Today SWEAT is South Africa's only sex workers union, providing advocacy, HIV testing, as well as outreach projects. Sex workers themselves write stories for a newsletter called SWEAT scene to educate others about important issues such as drugs, condoms, new legislation and dangerous men to watch out for.

Glynis Rhodes is the co-ordinator of SWEAT's outdoor outreach, which includes condom distribution and HIV/AIDS and STD education on the streets. Time is the biggest problem field workers face, so speaking quickly and to the point is essential.

"We keep it to a limited time because we're; doing it on their working hours," Rhodes explained. "Sometimes they go running off after a car while you're; explaining syphilis to them."

Slips of paper with pro-condom messages such as "If it's not on, it's not in" are handed out so the girls can quickly read it and throw it away.

But sexual health awareness is not limited to the streets, nor is it limited to women. Timothy Hebblewhite volunteers for SWEAT in male agencies, running health and HIV/AIDS education, pre- and post-HIV test counseling.

One agency where Hebblewhite conducts many lectures is Knights, a massage agency near Sea Point. There, HIV testing is advised and safe sex is policy.

When he hires a new employee, the owner, Ian ver Meulen, sits him down with a list of rules. Top-most on the list is safety and responsibility.

"I trust them to use condoms because I warned them from the start not to have a party but to look after themselves," ver Meulen explained. "We have to trust each other because we can't trust anybody who walks through that door."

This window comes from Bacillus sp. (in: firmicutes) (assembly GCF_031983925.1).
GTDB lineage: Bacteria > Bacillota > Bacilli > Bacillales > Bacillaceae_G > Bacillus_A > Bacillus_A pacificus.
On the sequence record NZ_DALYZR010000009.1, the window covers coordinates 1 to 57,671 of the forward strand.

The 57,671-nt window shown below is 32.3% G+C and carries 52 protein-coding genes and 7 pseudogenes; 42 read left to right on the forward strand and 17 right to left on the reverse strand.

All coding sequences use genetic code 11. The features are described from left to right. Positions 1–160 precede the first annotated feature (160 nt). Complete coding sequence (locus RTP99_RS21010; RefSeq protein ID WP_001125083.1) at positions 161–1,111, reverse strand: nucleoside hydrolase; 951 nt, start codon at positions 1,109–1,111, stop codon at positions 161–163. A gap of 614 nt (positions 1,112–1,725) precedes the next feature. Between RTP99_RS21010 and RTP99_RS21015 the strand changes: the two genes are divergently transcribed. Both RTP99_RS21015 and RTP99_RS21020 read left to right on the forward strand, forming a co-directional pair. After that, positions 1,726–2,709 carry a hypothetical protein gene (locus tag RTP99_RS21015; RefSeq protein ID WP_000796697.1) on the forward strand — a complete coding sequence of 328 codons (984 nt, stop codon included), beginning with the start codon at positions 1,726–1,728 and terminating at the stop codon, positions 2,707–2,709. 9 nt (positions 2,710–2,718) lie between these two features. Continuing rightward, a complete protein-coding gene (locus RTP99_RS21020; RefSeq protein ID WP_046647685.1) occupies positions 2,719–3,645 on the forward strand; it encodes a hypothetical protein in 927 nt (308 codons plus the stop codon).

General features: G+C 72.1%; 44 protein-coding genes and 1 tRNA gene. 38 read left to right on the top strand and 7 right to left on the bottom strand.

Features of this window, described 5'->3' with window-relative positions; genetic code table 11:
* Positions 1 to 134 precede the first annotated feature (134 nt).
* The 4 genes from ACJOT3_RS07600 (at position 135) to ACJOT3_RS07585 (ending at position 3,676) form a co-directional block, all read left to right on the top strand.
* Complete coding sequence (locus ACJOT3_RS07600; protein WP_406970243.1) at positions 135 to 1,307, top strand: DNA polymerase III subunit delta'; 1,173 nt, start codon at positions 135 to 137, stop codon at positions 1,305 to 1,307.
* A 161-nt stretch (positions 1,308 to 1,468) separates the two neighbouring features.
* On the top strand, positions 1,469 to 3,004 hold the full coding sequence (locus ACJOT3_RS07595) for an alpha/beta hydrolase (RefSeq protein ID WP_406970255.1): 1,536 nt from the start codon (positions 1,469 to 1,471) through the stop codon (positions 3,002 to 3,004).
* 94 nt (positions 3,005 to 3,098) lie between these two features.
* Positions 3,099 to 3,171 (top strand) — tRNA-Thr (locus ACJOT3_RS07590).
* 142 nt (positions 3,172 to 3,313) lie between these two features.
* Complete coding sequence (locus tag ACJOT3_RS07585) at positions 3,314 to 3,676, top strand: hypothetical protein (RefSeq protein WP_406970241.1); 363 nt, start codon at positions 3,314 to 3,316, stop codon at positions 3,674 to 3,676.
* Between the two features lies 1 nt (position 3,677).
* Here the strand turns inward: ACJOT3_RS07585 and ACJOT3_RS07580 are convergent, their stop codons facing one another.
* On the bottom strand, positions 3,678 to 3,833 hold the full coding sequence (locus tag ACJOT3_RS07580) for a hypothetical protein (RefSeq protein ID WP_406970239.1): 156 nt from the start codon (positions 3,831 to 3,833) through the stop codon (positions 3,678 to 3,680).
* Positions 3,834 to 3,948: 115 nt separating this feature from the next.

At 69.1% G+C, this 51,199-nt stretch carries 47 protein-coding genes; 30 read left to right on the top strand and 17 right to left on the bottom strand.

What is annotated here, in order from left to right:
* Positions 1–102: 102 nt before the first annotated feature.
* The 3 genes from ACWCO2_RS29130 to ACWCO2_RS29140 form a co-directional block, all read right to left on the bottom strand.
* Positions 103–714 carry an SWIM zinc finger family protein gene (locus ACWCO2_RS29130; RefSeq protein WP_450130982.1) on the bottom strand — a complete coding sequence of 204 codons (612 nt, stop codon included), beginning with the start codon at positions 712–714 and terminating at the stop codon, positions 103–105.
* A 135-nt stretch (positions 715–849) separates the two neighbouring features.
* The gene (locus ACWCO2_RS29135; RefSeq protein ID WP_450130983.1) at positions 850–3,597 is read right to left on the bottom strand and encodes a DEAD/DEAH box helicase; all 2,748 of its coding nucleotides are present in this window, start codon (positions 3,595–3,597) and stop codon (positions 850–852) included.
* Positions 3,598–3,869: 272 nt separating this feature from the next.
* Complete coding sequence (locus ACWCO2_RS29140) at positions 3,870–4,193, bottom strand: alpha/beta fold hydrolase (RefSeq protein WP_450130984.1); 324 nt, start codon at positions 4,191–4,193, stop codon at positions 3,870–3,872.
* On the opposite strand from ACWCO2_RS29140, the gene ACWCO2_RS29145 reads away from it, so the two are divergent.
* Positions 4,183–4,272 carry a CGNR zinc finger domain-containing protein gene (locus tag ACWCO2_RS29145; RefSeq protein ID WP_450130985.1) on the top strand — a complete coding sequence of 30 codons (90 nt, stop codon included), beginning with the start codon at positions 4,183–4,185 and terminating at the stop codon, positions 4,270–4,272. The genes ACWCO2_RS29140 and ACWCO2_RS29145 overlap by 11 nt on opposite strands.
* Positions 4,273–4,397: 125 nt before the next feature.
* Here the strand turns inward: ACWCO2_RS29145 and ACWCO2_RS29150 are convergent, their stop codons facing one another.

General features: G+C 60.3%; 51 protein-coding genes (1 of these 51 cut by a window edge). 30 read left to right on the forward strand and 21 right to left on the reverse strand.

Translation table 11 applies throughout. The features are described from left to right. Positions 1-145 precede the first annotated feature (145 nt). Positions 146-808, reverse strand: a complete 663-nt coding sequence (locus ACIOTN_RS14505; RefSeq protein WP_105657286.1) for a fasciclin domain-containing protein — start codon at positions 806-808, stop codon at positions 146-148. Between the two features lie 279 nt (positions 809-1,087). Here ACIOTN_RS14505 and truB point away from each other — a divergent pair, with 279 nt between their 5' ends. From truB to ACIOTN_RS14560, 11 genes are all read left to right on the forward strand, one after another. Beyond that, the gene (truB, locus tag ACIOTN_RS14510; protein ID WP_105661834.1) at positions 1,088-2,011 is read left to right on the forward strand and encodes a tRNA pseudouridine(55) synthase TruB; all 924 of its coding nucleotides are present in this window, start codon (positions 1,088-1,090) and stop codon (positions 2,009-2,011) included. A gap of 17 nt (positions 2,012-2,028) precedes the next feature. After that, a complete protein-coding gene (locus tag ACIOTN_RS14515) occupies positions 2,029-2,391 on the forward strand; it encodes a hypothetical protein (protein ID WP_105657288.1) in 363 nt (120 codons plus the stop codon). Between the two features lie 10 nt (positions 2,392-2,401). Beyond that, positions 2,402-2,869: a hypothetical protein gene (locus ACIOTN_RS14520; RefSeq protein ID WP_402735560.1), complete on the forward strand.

The education doesn't;0t stop there. Nearly every month the boys are presented with a lecture, whether it is tips on how to sneak safe sex with a client who doesn't agree to it, or a presentation about STDs from a doctor, to keep the information fresh in their heads. Pamphlets about STDs and HIV/AIDS are left next to the massage beds for the clients to browse through.

"We talk about it every day," ver Meulen said. "That's the only way, you can't just sit back and relax."

Unlike many other businesses, this agency acknowledges the fact that HIV is in the workplace. HIV testing is done regularly for all employees, and the results are released confidentially.

"The problem isn't with the people who come in and say they are positive," he said, explaining why he never turns away HIV positive clients or employees, "Because it can be done carefully and safely. The problem is when you don't know."

"You can't predict who has HIV and who doesn't" ver Meulen added, "So rather be open-minded about it."

Shaun Gordon, a sex worker at Knights, acknowledges that testing is more feasible in agencies as it is a structured environment. Awareness projects encourage group awareness and responsibility, he said, and allow for discussion about diseases and risks.

"Agencies are starting to be safe sex areas," Gordon said. "It's safer to sleep with a sex worker than to pick up a boy in the bar."

Since he was 17, Gordon has worked in numerous escort agencies from Johannesburg to Cape Town and has seen the rising level of awareness among his co-workers. Although some boys feel they are immune from diseases because they are healthy, most boys are more aware than their clients.

"Sex workers are more educated in STDs than the outside world because they are more experienced and interested to learn," he said.





Copyright 1999 Moxie Magazine All Rights Reserved